Decades of deferred maintenance, a lack of recreational programs, and a depleted workforce are some of the findings in a report on Hartford's parks by the Trust for Public Land.
The national conservation group has offered up dozens of recommendations to help the city revive its urban parks. Some of the key recommendations include creating a task force to come up with a so-called greenbelt that would link all of the city parks, increasing certain park fees and applying for state and federal grants to maintain the city's greenspace. Mayor Eddie Perez says the city is also looking to sell Batterson Park near the farmington border: "There's been discussion for the last 10 years about whether we should hold onto that property and I think we're all convinced that long term, the city is better served by producing income and putting that income back into the parks."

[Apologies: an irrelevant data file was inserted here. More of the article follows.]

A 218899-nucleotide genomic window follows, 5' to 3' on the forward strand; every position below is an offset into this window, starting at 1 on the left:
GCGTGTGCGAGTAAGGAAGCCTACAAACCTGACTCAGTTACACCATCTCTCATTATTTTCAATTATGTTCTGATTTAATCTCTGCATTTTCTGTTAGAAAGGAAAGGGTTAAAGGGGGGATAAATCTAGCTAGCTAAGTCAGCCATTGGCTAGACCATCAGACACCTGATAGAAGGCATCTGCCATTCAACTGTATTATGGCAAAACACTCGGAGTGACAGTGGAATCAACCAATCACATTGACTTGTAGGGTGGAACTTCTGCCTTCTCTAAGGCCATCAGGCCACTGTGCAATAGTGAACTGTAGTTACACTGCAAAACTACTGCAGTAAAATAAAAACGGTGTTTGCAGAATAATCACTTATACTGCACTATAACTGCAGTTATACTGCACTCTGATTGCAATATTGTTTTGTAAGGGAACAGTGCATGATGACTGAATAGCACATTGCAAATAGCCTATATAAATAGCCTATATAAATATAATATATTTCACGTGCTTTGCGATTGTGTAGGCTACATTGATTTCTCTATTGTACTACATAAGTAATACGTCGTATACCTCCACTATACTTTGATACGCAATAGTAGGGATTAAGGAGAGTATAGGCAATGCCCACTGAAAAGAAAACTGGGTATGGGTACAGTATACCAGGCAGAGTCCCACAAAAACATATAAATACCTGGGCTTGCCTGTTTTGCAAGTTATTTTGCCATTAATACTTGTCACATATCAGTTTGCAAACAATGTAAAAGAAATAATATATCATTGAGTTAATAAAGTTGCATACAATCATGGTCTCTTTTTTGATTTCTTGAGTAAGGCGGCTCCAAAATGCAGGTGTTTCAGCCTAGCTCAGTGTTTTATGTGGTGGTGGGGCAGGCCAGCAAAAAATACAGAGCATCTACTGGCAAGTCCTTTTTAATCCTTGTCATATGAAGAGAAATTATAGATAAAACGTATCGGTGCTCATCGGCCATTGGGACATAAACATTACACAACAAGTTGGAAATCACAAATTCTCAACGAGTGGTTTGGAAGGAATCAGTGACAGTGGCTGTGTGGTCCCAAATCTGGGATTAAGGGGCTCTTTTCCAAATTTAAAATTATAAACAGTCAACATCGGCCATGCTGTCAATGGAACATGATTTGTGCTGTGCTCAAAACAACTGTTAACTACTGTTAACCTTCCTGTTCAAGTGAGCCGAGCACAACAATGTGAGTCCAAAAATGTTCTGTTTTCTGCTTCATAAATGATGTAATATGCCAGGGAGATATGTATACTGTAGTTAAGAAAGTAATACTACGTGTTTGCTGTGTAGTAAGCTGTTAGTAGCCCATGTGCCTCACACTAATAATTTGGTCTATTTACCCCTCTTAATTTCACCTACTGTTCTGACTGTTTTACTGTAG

Hartford's Director of Public Works, Clarence Corbin, says the city spent between 2 and $3 million on capitol improvements in city parks last year. The Trust for Public Land estimates that it will take millions of dollars for the city to bring its parks back to the condition they were in in the 20th century when the system was considered one of the best in the nation. Mayor Perez says he expects city lawmakers to follow up on the report's recommendations by next fall.